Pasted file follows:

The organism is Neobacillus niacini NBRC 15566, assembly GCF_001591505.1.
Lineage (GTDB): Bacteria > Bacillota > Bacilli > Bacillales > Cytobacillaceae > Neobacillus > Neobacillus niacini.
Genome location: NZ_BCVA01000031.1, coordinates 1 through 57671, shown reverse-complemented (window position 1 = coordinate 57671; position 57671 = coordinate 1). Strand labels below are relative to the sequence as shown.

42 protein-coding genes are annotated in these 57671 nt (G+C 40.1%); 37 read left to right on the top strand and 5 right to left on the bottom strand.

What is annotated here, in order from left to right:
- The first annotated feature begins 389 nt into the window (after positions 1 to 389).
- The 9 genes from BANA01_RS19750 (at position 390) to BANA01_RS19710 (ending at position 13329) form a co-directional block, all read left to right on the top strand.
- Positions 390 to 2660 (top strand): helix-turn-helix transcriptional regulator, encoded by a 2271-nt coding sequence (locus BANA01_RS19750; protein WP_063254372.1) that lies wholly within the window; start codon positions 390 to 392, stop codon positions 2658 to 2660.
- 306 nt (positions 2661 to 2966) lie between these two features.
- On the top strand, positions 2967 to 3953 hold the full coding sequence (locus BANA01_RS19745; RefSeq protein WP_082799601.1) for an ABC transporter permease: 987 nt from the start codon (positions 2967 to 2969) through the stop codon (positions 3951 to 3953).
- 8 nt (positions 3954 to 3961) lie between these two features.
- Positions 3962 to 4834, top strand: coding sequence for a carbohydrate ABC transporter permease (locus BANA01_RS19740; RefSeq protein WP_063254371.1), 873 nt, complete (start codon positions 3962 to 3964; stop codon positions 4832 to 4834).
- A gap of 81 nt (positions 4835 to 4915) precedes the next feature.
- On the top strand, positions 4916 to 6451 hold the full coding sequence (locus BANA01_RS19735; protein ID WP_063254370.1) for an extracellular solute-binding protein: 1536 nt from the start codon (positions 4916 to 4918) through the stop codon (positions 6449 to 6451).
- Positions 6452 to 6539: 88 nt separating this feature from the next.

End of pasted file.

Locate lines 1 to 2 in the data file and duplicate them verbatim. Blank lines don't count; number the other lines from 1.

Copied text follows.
The organism is Neobacillus niacini NBRC 15566, assembly GCF_001591505.1.
Lineage (GTDB): Bacteria > Bacillota > Bacilli > Bacillales > Cytobacillaceae > Neobacillus > Neobacillus niacini.